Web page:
Manhattan Skyline from Brooklyn Bridge (New York)

This is one of those images I had to wait four years to process to finally achieve the look I intended from the beginning.

HDR Photography - Processed in Photoshop HDR Pro
New York. Manhattan
Loc: 40.7056, -73.9963

I took this photo during a mid-August visit to New York. It was one of the hottest days of the year, with the temperature way above 30°C and with 100% humidity. It was probably the worst weather for any photography; the air was hot and hazy, and everything looked dull and grey without any shadows or highlights. I was taking photos without much hope of producing anything interesting.

Back at home, I tried to process my raw images using Lightroom, Photoshop, and Nik tools, but I did not manage to get anything decent out of them. I gave up and considered my 2010 New York trip a photo disaster.

Four years later, the advances in HDR Photography processing changed everything . I took 3 original bracketed photos I had taken from the Brooklyn Bridge back in 2010, processed them in Photoshop HDR Pro, and then edited the 32bit merged TIFF files in Lightroom (see my free guide “Natural Looking HDR Workflow”).

Here is the result.

Deconstructing Featured Photo

Post Processing: HDR Processed in Photoshop HDR Pro

Camera: Canon 60D
Lens: Sigma 17-70mm
Focal Length: 70mm
ISO: 100
Aperture: F6.3
Shutter Speed: 1/250s
Bracketing: 3 shots (-1, 0, +1)
Tripod: hand-held

Processing: HDR Processed in Photoshop HDR Pro

Lightroom: import, tagging, export to Photoshop HDR Pro
Photoshop: 3 exposures ( -1, 0, +1) used to tone map image, 32-bit tiff image was saved to Lightroom (see my free guide “Natural Looking HDR Workflow”)
Lightroom: straightening, perspective correction, export as PSD image
Photoshop:  cleaning, masking foreground objects
Photoshop Plugins:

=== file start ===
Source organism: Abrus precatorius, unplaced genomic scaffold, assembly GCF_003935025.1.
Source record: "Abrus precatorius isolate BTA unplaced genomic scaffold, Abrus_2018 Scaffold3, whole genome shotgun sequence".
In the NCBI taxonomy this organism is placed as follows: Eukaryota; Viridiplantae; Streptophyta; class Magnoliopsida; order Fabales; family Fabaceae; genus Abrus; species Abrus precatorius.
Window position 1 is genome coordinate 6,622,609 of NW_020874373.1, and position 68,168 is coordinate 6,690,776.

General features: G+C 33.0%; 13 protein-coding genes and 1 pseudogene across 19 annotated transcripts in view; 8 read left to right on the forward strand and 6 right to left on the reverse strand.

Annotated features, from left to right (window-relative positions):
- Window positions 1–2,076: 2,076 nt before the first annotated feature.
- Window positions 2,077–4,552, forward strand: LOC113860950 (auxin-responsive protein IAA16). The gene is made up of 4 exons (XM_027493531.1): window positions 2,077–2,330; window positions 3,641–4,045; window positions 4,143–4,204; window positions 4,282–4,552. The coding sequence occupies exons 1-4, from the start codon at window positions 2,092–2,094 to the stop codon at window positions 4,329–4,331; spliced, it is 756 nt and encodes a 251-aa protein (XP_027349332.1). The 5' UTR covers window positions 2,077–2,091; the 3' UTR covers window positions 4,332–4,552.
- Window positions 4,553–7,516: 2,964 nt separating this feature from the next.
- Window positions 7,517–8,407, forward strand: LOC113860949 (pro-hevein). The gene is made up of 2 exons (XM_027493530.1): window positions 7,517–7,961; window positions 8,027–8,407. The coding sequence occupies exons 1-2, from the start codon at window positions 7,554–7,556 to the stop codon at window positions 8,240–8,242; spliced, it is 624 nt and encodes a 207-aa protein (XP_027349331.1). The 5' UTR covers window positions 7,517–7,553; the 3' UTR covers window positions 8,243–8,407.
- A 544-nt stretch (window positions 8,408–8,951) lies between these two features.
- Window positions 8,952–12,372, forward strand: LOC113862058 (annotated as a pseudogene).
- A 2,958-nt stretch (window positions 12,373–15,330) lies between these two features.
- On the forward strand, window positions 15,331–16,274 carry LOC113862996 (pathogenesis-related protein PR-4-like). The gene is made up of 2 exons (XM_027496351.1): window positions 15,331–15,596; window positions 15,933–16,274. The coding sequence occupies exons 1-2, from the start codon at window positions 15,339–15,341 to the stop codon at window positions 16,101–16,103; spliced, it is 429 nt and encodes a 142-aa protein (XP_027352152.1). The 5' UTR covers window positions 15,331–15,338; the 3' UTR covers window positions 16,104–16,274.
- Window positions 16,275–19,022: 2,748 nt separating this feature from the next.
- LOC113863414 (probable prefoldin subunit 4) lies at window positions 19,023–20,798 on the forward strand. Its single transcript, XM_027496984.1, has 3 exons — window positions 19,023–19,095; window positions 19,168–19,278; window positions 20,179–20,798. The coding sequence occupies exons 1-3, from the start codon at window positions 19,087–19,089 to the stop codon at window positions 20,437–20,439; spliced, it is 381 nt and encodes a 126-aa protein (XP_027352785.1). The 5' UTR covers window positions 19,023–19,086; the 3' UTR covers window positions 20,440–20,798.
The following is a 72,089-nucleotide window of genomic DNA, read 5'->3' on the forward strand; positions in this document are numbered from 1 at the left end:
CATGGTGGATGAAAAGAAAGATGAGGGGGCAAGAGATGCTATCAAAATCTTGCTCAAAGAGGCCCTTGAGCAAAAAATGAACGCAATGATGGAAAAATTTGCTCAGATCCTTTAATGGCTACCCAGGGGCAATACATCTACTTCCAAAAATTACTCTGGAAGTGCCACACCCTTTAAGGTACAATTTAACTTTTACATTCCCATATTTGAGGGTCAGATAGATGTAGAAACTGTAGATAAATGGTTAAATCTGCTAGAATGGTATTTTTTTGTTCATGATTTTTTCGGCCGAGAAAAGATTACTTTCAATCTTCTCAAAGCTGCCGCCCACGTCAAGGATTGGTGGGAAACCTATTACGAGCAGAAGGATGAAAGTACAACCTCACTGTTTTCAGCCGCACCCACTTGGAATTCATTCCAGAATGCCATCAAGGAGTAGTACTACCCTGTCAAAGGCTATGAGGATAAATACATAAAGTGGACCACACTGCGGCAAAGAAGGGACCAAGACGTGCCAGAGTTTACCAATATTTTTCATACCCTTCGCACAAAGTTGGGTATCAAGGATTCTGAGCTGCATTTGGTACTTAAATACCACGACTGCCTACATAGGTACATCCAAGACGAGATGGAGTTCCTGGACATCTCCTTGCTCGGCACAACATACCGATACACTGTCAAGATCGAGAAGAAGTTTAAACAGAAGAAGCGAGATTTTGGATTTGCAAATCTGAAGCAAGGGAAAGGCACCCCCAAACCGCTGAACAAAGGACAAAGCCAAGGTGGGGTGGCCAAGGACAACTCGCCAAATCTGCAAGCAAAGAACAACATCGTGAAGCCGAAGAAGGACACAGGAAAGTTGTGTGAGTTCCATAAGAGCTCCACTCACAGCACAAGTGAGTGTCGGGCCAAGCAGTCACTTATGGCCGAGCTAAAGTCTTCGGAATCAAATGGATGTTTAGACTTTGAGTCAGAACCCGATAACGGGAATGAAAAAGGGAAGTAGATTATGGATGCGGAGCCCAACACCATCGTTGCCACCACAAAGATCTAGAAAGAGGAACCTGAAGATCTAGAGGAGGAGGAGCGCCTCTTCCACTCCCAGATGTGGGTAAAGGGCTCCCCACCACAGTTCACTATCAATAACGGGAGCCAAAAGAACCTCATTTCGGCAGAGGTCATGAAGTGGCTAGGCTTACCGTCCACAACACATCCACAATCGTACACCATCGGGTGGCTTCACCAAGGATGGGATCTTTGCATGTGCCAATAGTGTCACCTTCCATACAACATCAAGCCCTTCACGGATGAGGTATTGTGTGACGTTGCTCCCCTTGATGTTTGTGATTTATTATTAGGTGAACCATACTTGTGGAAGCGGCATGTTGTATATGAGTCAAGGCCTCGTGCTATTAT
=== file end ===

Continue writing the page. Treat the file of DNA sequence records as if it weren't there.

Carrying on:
– Topaz DeNoise helped to eliminate noise (sky, clouds ).
– Topaz Detail was used to enhance details in foreground elements (buildings, bridge)

Archiving: I save all my photos as JPEG (quality: 100%) at full resolution and with the help of the Lightroom plugin, I synchronized them with my portfolio on SmugMug for safekeeping, sharing, image hosting and online sales.

Do not forget that my FREE Lightroom Preset Collection is always free for all subscribers to my newsletter.
  • I noticed that the place you took this picture is on the Brooklyn Bridge. Can you just walk on the bridge? Or if you drove on the bridge, how could you stop and then took this pic?

    • Brooklyn Bridge has 2 levels; the lower one for cars and upper one for pedestrians – the boardwalk style with observations points. Not easy to photograph though – too many wires 🙂

      • Thank you! I have driven several times through Brooklyn bridge but I have never noticed there is a pedestrian way. I live near to NYC so I really want to shot the skyline. But every time I was so busy :(. Also I have read your previous post about the best viewpoint for Manhattan is located in New Jersey. And I also want to be there!

        • I am glad I could help. I am working on another Photo Location Guide post dedicated to New York, should be published in the next couple of weeks.

          • Looking forward to your new post 🙂

  • Qaisullah Atiqzadah says:

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